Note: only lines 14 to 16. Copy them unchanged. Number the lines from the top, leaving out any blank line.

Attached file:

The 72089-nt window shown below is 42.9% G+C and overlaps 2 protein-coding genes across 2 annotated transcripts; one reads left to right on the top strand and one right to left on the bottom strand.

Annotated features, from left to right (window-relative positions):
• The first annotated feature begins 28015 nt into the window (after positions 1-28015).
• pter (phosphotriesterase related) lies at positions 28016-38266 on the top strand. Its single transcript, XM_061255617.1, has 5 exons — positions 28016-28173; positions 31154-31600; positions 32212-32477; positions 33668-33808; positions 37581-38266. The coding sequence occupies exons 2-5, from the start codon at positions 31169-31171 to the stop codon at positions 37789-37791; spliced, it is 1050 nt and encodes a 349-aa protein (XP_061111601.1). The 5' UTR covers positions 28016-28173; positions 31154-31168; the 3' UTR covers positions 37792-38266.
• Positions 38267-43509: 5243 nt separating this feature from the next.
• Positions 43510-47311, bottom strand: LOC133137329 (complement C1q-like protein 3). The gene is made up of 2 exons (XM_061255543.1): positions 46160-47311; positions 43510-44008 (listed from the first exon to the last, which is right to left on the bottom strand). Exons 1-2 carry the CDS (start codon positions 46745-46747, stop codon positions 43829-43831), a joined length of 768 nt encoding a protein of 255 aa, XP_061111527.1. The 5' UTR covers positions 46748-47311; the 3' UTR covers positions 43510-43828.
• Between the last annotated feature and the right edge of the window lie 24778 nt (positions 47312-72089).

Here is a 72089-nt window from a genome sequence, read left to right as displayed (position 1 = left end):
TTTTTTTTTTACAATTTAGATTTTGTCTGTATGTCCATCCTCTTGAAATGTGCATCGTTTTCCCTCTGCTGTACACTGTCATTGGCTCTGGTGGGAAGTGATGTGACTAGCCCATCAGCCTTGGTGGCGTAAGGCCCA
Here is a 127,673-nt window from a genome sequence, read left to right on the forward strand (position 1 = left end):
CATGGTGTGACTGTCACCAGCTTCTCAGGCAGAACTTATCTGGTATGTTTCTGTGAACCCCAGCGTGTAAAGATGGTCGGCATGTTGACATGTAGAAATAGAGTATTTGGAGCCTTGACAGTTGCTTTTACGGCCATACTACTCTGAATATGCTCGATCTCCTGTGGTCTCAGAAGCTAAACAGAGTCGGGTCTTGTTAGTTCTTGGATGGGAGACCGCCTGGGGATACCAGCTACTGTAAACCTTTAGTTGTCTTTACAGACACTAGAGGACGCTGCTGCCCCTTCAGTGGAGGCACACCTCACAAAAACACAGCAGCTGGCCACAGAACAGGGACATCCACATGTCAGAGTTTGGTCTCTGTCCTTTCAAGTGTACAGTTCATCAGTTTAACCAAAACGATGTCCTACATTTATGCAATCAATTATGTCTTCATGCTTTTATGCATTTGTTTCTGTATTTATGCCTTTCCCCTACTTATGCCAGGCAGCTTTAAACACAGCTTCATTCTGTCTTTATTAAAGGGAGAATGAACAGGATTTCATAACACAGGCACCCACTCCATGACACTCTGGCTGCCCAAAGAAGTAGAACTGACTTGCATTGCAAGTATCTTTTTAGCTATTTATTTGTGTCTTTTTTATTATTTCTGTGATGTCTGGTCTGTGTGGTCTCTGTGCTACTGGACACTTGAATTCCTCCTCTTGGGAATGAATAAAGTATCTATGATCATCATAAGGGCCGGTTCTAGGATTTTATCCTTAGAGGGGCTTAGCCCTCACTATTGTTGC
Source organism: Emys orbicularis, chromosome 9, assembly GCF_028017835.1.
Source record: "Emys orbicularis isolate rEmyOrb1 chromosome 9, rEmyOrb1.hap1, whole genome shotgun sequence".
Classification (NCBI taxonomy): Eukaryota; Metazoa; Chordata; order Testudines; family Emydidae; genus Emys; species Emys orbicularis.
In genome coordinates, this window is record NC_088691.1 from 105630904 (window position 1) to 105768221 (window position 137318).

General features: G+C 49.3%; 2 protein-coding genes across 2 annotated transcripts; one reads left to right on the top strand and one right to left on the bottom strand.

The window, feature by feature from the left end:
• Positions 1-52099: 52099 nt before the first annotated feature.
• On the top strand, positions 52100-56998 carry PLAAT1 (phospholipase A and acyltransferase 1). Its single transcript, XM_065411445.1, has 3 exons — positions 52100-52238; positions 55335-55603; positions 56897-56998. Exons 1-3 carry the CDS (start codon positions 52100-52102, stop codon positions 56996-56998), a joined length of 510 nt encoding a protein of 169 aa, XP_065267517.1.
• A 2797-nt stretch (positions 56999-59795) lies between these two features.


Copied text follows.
Classification (NCBI taxonomy): Eukaryota; Metazoa; Chordata; order Testudines; family Emydidae; genus Emys; species Emys orbicularis.
In genome coordinates, this window is record NC_088691.1 from 105630904 (window position 1) to 105768221 (window position 137318).

General features: G+C 49.3%; 2 protein-coding genes across 2 annotated transcripts; one reads left to right on the top strand and one right to left on the bottom strand.